If you’re in charge of your organization’s Facebook page, there are some big changes ahead that you should know about. This change is particularly important if you rely on Facebook as a major outlet for sharing information with members, employees, and other stakeholders. Facebook has decided to dial back the amount of “organic reach” on each of your posts.
Organic reach is essentially any time a Facebook user sees posts from your page in their News Feed that isn’t the result of a paid or “promoted” post. Whether your realize it or not, Facebook already hides most of your page’s posts from most of your Facebook followers. Most pages currently only experience organic reach about six to ten percent of their followers with each post. Doesn’t sound like much, does it? Well, unfortunately it’s going to get a lot lower very soon.
According to Time.com coverage of the change, “Over the past several months, Facebook has been reducing the organic reach of Pages. Even if a person Likes a company or organization on the social network, they’re unlikely to naturally see that Page’s content in their News Feed. In a recent study of more than 100 brand Pages, Ogilvy & Mather found that companies’ posts dropped from reaching 12 percent of their followers in October to just six percent by February. The tech blog Valleywag reports that Facebook is planning to dial reach down to 1 to 2 percent of followers eventually.”
So what does that mean? Unfortunately for the marketing budgets of some of the smaller groups out there, it means dollars. Facebook is offering paid promoted posts to brand pages looking to increase their reach to their audience. Many are viewing this move as unfair, especially considering the number of organization that have spent years building a huge audience for their Facebook page, often using paid advertising, only to be denied access to their followers unless they pay all over again.
To determine how much you may need to adjust your marketing budget, SHIFT Communications has developed an online calculator. Simply enter the URL of your organization’s Facebook page, and it will estimate how much it will cost per post to reach more of your online fans.
What are your next steps if you rely on Facebook to communicate with your stakeholders online? Here are a few ideas.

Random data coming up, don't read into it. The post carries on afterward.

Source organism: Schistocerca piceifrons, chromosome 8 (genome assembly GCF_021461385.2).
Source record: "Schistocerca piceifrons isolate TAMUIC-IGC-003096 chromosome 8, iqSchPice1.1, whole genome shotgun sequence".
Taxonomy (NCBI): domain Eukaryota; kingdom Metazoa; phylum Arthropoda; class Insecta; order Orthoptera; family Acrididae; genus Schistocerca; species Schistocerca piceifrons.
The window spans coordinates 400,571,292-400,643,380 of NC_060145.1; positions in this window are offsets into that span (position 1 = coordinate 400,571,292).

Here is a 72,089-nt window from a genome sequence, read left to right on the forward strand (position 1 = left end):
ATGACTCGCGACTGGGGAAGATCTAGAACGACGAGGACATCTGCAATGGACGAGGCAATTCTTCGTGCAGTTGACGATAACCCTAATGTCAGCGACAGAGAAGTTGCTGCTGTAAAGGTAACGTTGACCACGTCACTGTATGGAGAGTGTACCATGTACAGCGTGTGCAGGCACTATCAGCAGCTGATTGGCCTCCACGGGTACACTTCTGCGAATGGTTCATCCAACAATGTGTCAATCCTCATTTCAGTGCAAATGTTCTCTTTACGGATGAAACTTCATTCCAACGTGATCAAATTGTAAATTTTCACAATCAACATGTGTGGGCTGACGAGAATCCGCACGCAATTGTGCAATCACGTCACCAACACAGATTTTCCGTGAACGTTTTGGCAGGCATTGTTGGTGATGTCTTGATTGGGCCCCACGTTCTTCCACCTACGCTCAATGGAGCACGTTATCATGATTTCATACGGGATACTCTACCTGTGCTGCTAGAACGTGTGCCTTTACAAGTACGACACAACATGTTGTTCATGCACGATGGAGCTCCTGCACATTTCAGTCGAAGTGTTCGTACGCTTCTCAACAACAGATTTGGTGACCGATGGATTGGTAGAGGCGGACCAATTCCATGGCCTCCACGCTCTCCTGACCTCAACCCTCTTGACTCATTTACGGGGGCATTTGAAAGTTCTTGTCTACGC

If you’re already buying “Promoted Posts” to ensure that certain Facebook posts reach more of your fans, not much has to change. If you’re currently paying for regular advertising to amass more “likes”, however, you should consider shifting that budget over to promoting your content instead. Basically, paying for likes will be a marketing strategy that doesn’t have much in the way of ROI. Instead, your likes will come more organically, which may actually make them more valuable.
Speaking of value—start focusing on your content. Taking Facebook posts for granted is no longer in the cards. While each post may only reach one or two percent of your followers, if each post has a lot of value, those who do see it will be more inclined to share it. This will involve a little more effort and creativity, but we could all stand to put a bit more of those qualities into our social media communications.
Finally, start thinking about the content you’re sharing through other channels—Twitter, Instagram, YouTube, your blog and even your email communications. With lower reach on Facebook, it may be time to improve the quality of content on these portals. If you can reach twice as many people on Twitter as Facebook, the loss of organic reach will feel like less of a blow to your overall marketing strategy. Additionally, don’t forget about Google+. A recent survey shows that Google+ has the same number of users as Twitter, and now may be the time to evaluate whether using Google+ will add some extra oomph to your online footprint.
How are you planning to overcome Facebook’s new reach rules for pages? Let us know in the comments!